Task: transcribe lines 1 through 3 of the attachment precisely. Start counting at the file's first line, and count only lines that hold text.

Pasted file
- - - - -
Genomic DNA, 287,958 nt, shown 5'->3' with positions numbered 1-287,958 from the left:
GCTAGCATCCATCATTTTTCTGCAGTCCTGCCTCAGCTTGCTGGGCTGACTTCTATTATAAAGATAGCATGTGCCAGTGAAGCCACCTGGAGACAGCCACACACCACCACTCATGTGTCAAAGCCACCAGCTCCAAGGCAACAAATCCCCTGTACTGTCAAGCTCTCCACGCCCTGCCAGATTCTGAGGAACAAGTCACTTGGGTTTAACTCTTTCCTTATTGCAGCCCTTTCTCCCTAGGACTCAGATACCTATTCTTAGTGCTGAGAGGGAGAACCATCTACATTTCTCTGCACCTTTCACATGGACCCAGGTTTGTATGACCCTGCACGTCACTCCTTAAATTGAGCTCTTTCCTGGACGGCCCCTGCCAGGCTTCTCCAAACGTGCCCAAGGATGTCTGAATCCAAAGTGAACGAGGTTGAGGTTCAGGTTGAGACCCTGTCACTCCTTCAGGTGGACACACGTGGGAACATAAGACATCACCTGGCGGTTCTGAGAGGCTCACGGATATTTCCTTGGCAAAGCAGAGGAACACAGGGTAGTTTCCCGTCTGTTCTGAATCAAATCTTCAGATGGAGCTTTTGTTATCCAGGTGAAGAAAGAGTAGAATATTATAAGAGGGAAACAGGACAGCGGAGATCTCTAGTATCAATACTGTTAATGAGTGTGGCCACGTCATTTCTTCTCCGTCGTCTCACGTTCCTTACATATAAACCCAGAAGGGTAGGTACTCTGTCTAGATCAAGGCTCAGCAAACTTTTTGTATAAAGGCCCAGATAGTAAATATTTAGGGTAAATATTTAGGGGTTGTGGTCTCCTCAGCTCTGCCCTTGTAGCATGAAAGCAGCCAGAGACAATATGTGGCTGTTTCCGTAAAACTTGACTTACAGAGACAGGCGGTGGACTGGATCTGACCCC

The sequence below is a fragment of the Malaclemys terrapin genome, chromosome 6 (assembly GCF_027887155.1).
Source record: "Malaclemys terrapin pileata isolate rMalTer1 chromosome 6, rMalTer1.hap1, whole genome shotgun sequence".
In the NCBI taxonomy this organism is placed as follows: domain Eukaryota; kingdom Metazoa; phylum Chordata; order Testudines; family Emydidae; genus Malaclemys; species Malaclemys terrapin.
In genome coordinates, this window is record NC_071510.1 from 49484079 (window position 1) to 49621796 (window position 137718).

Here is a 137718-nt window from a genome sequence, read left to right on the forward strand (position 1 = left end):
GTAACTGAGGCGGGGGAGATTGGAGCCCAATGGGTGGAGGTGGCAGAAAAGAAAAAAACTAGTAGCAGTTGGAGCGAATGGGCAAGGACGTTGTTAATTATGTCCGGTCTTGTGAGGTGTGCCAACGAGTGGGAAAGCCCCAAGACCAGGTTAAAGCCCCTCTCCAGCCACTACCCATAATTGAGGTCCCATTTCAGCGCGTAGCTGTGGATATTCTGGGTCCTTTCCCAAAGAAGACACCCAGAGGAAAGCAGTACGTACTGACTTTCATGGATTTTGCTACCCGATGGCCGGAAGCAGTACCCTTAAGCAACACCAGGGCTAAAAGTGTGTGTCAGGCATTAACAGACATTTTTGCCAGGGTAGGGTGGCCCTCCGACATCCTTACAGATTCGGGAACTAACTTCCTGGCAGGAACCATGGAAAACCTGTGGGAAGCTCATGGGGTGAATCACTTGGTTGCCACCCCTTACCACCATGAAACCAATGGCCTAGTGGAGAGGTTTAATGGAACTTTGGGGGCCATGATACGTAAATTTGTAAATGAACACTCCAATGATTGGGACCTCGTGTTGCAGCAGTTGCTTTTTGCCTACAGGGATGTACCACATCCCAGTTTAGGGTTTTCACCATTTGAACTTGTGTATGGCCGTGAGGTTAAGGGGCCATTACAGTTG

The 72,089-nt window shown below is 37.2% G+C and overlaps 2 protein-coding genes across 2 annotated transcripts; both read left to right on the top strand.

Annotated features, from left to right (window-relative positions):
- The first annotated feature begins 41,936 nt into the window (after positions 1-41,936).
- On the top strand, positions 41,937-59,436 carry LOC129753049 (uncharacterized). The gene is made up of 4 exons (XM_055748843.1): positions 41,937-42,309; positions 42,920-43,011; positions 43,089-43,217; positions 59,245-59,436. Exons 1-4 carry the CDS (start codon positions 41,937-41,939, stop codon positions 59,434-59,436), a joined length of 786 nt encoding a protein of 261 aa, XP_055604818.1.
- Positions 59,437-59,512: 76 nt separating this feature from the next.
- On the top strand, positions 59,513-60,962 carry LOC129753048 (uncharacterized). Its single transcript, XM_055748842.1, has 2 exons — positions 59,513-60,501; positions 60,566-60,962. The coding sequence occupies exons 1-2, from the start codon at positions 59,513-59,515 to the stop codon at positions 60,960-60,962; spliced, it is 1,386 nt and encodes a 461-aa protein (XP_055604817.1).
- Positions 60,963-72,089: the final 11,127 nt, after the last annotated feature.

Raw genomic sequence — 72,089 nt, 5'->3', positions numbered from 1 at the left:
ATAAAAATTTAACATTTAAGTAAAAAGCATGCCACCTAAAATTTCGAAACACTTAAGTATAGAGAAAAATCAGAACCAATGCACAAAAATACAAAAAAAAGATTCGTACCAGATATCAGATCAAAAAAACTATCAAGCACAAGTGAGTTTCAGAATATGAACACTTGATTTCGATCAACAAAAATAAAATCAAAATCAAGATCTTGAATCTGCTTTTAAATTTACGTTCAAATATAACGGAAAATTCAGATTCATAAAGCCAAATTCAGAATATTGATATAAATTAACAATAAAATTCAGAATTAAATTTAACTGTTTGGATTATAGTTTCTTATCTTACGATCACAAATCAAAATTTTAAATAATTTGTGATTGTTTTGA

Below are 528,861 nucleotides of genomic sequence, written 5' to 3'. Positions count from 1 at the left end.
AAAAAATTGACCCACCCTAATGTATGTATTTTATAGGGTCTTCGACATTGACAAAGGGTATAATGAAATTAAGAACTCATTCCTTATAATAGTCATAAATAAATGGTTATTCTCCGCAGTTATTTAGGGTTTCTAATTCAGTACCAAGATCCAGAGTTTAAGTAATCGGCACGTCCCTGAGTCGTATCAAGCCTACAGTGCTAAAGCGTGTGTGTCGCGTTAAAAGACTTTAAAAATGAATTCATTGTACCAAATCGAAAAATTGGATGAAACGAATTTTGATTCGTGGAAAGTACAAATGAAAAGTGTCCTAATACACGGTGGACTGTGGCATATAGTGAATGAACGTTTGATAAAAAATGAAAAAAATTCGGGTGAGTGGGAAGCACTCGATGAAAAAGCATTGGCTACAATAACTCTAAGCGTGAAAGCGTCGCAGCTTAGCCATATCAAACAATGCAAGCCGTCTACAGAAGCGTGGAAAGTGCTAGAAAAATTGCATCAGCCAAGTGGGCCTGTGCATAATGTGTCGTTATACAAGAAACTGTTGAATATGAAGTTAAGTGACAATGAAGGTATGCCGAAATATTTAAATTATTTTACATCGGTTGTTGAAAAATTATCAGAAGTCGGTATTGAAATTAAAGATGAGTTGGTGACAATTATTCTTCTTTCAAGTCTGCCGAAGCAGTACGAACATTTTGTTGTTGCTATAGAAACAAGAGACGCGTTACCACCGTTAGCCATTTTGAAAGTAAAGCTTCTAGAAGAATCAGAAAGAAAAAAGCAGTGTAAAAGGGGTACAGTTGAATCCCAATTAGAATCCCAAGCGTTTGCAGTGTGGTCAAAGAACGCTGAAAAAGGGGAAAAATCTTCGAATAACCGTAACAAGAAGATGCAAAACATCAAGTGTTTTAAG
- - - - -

Genomic DNA, 287,958 nt, shown 5'->3' with positions numbered 1-287,958 from the left:
GCTAGCATCCATCATTTTTCTGCAGTCCTGCCTCAGCTTGCTGGGCTGACTTCTATTATAAAGATAGCATGTGCCAGTGAAGCCACCTGGAGACAGCCACACACCACCACTCATGTGTCAAAGCCACCAGCTCCAAGGCAACAAATCCCCTGTACTGTCAAGCTCTCCACGCCCTGCCAGATTCTGAGGAACAAGTCACTTGGGTTTAACTCTTTCCTTATTGCAGCCCTTTCTCCCTAGGACTCAGATACCTATTCTTAGTGCTGAGAGGGAGAACCATCTACATTTCTCTGCACCTTTCACATGGACCCAGGTTTGTATGACCCTGCACGTCACTCCTTAAATTGAGCTCTTTCCTGGACGGCCCCTGCCAGGCTTCTCCAAACGTGCCCAAGGATGTCTGAATCCAAAGTGAACGAGGTTGAGGTTCAGGTTGAGACCCTGTCACTCCTTCAGGTGGACACACGTGGGAACATAAGACATCACCTGGCGGTTCTGAGAGGCTCACGGATATTTCCTTGGCAAAGCAGAGGAACACAGGGTAGTTTCCCGTCTGTTCTGAATCAAATCTTCAGATGGAGCTTTTGTTATCCAGGTGAAGAAAGAGTAGAATATTATAAGAGGGAAACAGGACAGCGGAGATCTCTAGTATCAATACTGTTAATGAGTGTGGCCACGTCATTTCTTCTCCGTCGTCTCACGTTCCTTACATATAAACCCAGAAGGGTAGGTACTCTGTCTAGATCAAGGCTCAGCAAACTTTTTGTATAAAGGCCCAGATAGTAAATATTTAGGGTAAATATTTAGGGGTTGTGGTCTCCTCAGCTCTGCCCTTGTAGCATGAAAGCAGCCAGAGACAATATGTGGCTGTTTCCGTAAAACTTGACTTACAGAGACAGGCGGTGGACTGGATCTGACCCC

The sequence below is a fragment of the Malaclemys terrapin genome, chromosome 6 (assembly GCF_027887155.1).